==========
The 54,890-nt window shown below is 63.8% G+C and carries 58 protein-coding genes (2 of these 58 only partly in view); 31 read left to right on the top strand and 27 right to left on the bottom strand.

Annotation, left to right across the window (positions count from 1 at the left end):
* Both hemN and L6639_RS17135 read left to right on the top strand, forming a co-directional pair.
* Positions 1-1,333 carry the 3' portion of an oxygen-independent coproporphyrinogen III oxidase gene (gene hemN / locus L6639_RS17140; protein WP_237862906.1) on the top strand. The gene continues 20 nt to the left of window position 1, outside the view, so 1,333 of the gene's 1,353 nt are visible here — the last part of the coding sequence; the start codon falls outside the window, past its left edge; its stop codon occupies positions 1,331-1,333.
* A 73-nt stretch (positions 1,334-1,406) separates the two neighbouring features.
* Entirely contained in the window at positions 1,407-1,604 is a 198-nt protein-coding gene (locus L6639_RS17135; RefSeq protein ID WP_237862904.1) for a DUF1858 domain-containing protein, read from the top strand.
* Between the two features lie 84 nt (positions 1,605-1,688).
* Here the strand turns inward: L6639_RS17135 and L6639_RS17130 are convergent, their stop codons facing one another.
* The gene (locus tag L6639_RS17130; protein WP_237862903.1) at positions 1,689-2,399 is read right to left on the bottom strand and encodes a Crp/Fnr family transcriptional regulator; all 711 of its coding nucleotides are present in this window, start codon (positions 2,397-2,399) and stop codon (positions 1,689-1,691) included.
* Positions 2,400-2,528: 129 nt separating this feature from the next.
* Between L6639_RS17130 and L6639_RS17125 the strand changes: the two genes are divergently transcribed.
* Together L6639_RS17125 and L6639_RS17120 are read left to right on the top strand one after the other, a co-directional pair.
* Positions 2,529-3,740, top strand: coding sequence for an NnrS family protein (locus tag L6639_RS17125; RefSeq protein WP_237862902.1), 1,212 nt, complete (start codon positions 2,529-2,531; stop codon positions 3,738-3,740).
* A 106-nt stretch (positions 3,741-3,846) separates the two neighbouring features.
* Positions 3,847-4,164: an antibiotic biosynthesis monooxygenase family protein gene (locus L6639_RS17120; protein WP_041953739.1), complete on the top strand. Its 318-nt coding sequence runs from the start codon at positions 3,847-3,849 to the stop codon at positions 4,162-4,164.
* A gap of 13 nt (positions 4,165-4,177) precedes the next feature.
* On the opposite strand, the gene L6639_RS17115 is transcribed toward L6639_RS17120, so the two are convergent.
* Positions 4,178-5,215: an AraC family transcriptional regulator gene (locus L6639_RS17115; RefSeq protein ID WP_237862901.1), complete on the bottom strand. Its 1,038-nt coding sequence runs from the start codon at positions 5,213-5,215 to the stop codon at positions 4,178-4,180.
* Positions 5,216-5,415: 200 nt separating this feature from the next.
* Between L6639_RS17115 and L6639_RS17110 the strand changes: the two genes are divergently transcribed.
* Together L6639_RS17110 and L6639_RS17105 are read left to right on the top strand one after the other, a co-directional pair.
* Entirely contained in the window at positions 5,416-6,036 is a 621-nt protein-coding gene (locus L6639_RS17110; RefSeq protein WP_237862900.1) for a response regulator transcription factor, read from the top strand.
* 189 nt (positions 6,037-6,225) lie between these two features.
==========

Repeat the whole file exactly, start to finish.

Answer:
The 54,890-nt window shown below is 63.8% G+C and carries 58 protein-coding genes (2 of these 58 only partly in view); 31 read left to right on the top strand and 27 right to left on the bottom strand.

Annotation, left to right across the window (positions count from 1 at the left end):
* Both hemN and L6639_RS17135 read left to right on the top strand, forming a co-directional pair.
* Positions 1-1,333 carry the 3' portion of an oxygen-independent coproporphyrinogen III oxidase gene (gene hemN / locus L6639_RS17140; protein WP_237862906.1) on the top strand. The gene continues 20 nt to the left of window position 1, outside the view, so 1,333 of the gene's 1,353 nt are visible here — the last part of the coding sequence; the start codon falls outside the window, past its left edge; its stop codon occupies positions 1,331-1,333.
* A 73-nt stretch (positions 1,334-1,406) separates the two neighbouring features.
* Entirely contained in the window at positions 1,407-1,604 is a 198-nt protein-coding gene (locus L6639_RS17135; RefSeq protein ID WP_237862904.1) for a DUF1858 domain-containing protein, read from the top strand.
* Between the two features lie 84 nt (positions 1,605-1,688).
* Here the strand turns inward: L6639_RS17135 and L6639_RS17130 are convergent, their stop codons facing one another.
* The gene (locus tag L6639_RS17130; protein WP_237862903.1) at positions 1,689-2,399 is read right to left on the bottom strand and encodes a Crp/Fnr family transcriptional regulator; all 711 of its coding nucleotides are present in this window, start codon (positions 2,397-2,399) and stop codon (positions 1,689-1,691) included.
* Positions 2,400-2,528: 129 nt separating this feature from the next.
* Between L6639_RS17130 and L6639_RS17125 the strand changes: the two genes are divergently transcribed.
* Together L6639_RS17125 and L6639_RS17120 are read left to right on the top strand one after the other, a co-directional pair.
* Positions 2,529-3,740, top strand: coding sequence for an NnrS family protein (locus tag L6639_RS17125; RefSeq protein WP_237862902.1), 1,212 nt, complete (start codon positions 2,529-2,531; stop codon positions 3,738-3,740).
* A 106-nt stretch (positions 3,741-3,846) separates the two neighbouring features.
* Positions 3,847-4,164: an antibiotic biosynthesis monooxygenase family protein gene (locus L6639_RS17120; protein WP_041953739.1), complete on the top strand. Its 318-nt coding sequence runs from the start codon at positions 3,847-3,849 to the stop codon at positions 4,162-4,164.
* A gap of 13 nt (positions 4,165-4,177) precedes the next feature.
* On the opposite strand, the gene L6639_RS17115 is transcribed toward L6639_RS17120, so the two are convergent.
* Positions 4,178-5,215: an AraC family transcriptional regulator gene (locus L6639_RS17115; RefSeq protein ID WP_237862901.1), complete on the bottom strand. Its 1,038-nt coding sequence runs from the start codon at positions 5,213-5,215 to the stop codon at positions 4,178-4,180.
* Positions 5,216-5,415: 200 nt separating this feature from the next.
* Between L6639_RS17115 and L6639_RS17110 the strand changes: the two genes are divergently transcribed.
* Together L6639_RS17110 and L6639_RS17105 are read left to right on the top strand one after the other, a co-directional pair.
* Entirely contained in the window at positions 5,416-6,036 is a 621-nt protein-coding gene (locus L6639_RS17110; RefSeq protein WP_237862900.1) for a response regulator transcription factor, read from the top strand.
* 189 nt (positions 6,037-6,225) lie between these two features.